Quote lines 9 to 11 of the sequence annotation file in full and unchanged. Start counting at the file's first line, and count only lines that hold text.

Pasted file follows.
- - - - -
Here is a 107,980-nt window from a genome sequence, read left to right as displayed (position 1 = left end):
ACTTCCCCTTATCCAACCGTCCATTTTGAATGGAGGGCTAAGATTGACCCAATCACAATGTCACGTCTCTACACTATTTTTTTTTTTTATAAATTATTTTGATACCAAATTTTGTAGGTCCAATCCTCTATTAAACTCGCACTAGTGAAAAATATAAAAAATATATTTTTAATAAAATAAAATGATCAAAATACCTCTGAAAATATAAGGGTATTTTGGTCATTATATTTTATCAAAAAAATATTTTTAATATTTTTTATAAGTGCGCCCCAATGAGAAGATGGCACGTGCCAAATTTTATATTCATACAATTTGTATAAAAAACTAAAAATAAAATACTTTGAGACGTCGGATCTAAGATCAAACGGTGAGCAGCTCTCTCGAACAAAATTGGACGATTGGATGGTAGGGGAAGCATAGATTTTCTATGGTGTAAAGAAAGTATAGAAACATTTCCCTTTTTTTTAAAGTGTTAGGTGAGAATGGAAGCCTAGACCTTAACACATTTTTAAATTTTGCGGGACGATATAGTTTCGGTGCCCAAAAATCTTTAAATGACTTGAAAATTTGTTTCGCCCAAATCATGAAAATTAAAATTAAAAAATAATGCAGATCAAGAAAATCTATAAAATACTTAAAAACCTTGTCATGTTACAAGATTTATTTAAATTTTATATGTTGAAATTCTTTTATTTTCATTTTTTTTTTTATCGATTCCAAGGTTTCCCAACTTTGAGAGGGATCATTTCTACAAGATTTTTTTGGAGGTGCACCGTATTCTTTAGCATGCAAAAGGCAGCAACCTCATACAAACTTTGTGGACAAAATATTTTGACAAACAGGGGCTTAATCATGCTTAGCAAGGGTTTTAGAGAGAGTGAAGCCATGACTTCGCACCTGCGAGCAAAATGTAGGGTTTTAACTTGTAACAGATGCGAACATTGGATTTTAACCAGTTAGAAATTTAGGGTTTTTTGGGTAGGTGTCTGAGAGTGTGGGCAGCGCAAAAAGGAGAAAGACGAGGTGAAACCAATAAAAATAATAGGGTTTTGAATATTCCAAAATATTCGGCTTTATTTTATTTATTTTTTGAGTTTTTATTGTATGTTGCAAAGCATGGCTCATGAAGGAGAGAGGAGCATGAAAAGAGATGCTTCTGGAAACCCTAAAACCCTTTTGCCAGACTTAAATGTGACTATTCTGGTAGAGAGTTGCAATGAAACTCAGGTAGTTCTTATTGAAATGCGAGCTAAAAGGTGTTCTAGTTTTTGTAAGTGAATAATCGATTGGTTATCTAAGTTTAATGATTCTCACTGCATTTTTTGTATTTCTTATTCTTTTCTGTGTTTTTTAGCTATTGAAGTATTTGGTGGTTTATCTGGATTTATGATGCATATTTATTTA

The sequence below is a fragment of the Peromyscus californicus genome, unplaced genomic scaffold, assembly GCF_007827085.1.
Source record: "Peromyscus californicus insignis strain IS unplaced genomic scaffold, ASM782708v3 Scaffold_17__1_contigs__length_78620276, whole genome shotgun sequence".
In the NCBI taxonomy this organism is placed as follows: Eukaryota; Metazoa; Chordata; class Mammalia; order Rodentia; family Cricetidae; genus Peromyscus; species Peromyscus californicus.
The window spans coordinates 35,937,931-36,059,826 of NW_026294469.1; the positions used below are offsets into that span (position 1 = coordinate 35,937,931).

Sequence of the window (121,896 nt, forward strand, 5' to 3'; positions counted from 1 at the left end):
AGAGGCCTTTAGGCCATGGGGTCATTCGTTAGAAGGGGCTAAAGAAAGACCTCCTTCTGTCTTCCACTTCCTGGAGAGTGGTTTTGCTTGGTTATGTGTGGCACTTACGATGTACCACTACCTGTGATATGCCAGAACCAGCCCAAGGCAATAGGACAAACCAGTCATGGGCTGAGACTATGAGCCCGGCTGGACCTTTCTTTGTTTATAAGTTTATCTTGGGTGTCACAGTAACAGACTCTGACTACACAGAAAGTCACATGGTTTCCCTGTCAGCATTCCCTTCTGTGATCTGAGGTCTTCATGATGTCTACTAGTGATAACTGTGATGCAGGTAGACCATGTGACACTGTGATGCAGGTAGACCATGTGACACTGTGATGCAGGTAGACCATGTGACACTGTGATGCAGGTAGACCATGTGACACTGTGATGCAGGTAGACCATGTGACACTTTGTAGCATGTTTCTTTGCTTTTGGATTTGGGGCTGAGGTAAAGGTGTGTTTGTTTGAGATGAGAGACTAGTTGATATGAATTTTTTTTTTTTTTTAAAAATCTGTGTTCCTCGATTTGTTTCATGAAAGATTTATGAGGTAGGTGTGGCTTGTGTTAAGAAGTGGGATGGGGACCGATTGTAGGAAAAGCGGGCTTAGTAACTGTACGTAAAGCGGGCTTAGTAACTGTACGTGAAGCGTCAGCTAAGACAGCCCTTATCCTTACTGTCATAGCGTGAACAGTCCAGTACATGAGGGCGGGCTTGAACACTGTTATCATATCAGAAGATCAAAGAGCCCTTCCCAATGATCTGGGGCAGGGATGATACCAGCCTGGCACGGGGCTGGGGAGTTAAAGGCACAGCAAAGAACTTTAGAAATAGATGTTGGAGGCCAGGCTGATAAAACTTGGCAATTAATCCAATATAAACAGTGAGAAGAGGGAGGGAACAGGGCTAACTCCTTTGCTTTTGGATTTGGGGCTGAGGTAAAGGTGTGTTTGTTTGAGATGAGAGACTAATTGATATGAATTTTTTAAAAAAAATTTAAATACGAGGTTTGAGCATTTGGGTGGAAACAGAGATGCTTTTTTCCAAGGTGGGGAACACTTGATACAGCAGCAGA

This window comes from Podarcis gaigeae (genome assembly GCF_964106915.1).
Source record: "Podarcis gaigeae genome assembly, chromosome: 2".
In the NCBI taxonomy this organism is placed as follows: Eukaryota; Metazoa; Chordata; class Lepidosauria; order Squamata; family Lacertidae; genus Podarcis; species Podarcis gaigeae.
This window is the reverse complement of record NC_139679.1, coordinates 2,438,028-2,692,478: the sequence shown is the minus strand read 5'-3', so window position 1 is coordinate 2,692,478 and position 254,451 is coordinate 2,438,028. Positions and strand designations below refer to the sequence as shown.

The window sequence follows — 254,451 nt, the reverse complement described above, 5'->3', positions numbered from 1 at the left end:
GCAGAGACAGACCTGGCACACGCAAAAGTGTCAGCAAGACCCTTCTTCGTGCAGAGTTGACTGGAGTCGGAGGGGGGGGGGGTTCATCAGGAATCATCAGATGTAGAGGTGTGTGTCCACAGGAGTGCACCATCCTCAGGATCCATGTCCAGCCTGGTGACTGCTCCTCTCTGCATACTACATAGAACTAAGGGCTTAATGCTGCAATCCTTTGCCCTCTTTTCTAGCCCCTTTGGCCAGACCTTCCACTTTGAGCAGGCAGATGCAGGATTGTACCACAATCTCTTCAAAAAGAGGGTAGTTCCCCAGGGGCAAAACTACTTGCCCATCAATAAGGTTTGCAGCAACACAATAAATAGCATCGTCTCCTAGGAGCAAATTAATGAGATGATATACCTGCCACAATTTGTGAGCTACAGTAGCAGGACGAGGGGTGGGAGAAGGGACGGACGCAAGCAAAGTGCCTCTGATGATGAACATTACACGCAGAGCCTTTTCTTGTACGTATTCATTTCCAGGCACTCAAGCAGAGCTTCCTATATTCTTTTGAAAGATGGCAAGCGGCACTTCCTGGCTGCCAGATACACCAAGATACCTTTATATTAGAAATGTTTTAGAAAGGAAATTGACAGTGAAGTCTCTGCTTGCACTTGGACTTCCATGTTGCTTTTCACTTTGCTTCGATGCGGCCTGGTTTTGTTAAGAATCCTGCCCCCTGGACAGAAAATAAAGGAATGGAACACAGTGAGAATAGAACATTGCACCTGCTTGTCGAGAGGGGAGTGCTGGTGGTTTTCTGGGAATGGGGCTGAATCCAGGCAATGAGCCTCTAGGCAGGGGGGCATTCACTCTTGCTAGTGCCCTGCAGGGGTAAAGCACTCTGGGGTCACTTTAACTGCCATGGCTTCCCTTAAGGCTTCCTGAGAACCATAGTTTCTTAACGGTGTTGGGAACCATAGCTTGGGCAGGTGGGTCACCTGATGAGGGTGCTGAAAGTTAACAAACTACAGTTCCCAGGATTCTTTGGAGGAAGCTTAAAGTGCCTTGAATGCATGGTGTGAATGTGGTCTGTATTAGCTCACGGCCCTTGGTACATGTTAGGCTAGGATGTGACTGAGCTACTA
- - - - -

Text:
This window comes from Podarcis gaigeae (genome assembly GCF_964106915.1).
Source record: "Podarcis gaigeae genome assembly, chromosome: 2".
In the NCBI taxonomy this organism is placed as follows: Eukaryota; Metazoa; Chordata; class Lepidosauria; order Squamata; family Lacertidae; genus Podarcis; species Podarcis gaigeae.